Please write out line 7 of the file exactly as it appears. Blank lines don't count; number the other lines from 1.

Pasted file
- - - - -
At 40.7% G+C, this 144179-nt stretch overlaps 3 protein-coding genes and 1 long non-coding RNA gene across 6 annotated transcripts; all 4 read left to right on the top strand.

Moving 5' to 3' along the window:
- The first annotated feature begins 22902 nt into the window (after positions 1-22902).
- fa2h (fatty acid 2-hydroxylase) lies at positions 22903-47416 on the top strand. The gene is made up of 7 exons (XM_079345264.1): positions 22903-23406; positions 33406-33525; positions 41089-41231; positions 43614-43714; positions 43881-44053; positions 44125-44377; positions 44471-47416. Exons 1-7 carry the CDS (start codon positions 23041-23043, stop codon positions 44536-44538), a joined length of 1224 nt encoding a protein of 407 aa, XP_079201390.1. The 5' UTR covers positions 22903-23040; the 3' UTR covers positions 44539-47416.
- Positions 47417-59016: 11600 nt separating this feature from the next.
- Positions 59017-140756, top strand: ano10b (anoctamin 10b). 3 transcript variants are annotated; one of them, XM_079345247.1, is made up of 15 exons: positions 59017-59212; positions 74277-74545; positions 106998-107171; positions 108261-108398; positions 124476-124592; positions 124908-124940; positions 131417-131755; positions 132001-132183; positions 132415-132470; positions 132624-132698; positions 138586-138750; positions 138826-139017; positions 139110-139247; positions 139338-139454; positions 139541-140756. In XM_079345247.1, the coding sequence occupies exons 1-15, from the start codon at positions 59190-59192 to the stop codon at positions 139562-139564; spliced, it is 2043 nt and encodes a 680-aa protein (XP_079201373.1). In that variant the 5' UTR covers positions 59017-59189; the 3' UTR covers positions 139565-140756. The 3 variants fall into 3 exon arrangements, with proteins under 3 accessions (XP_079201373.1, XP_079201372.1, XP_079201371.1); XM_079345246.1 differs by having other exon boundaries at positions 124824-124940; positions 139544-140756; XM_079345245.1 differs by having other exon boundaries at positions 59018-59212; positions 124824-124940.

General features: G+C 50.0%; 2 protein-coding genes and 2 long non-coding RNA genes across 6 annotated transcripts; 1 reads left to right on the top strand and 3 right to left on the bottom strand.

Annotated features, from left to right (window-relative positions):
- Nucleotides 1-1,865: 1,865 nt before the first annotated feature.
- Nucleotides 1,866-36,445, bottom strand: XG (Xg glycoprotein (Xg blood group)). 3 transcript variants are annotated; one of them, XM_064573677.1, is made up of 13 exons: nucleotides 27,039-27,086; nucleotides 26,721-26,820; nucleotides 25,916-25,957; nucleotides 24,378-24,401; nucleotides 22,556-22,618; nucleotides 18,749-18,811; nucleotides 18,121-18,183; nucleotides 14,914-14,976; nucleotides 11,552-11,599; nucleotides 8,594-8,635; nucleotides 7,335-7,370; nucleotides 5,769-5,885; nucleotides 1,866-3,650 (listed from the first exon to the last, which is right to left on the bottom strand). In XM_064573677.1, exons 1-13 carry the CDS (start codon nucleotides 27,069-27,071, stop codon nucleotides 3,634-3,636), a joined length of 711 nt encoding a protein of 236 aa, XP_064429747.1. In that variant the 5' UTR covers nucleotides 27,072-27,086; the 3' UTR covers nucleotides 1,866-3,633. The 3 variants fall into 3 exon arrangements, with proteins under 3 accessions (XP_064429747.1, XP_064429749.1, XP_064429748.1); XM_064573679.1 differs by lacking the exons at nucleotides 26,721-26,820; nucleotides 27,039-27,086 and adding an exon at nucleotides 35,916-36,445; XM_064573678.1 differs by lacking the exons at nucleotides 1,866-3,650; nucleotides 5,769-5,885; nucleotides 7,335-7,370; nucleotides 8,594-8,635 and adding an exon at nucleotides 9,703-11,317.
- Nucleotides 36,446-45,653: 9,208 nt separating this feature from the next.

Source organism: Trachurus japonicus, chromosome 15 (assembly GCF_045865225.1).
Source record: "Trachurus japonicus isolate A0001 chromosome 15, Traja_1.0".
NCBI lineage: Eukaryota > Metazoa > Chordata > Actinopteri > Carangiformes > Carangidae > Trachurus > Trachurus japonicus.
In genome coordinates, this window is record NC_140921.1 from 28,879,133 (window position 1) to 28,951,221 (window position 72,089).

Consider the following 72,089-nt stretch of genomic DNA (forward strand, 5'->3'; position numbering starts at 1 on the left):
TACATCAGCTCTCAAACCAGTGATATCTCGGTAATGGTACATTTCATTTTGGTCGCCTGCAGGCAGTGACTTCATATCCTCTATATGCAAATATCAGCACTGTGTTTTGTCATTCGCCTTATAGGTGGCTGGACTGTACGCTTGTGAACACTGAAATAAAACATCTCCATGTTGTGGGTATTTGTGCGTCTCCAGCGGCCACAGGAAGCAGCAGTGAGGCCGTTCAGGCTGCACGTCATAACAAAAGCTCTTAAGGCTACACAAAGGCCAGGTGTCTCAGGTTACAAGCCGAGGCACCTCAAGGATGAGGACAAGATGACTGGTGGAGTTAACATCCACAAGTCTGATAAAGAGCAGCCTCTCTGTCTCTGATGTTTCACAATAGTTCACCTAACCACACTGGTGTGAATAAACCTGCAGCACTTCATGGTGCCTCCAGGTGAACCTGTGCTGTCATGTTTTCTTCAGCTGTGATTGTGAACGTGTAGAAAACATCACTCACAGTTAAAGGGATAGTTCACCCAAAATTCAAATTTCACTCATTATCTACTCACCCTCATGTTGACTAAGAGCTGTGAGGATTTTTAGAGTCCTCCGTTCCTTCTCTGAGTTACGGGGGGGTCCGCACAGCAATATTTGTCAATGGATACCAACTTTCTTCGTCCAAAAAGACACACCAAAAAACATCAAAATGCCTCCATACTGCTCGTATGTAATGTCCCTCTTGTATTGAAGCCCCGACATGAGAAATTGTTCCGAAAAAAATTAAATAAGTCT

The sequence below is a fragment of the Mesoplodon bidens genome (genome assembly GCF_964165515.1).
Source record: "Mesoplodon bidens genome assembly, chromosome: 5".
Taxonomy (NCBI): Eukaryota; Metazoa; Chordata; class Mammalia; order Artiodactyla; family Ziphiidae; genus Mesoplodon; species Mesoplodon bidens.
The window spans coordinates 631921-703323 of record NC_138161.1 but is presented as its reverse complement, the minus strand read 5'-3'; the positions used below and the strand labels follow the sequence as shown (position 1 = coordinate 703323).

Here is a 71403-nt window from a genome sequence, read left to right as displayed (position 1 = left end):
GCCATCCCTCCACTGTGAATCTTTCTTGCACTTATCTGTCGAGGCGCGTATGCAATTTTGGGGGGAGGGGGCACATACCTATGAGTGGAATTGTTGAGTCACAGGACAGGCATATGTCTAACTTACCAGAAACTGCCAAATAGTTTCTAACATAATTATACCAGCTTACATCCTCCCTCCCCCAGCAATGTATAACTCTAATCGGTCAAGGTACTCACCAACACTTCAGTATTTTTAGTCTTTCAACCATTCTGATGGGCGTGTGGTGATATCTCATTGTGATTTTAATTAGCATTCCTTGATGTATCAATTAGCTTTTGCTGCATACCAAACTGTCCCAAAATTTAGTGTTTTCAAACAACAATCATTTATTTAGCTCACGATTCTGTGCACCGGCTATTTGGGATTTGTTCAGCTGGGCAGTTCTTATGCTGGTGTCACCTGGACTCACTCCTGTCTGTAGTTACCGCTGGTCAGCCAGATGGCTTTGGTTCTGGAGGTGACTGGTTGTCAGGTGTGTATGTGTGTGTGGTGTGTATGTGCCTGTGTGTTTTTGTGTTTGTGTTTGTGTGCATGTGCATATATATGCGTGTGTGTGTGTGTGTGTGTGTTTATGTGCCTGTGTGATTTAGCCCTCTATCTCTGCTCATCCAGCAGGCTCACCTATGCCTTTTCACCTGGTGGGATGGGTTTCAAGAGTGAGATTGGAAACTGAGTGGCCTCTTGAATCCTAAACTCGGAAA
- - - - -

General features: G+C 50.0%; 2 protein-coding genes and 2 long non-coding RNA genes across 6 annotated transcripts; 1 reads left to right on the top strand and 3 right to left on the bottom strand.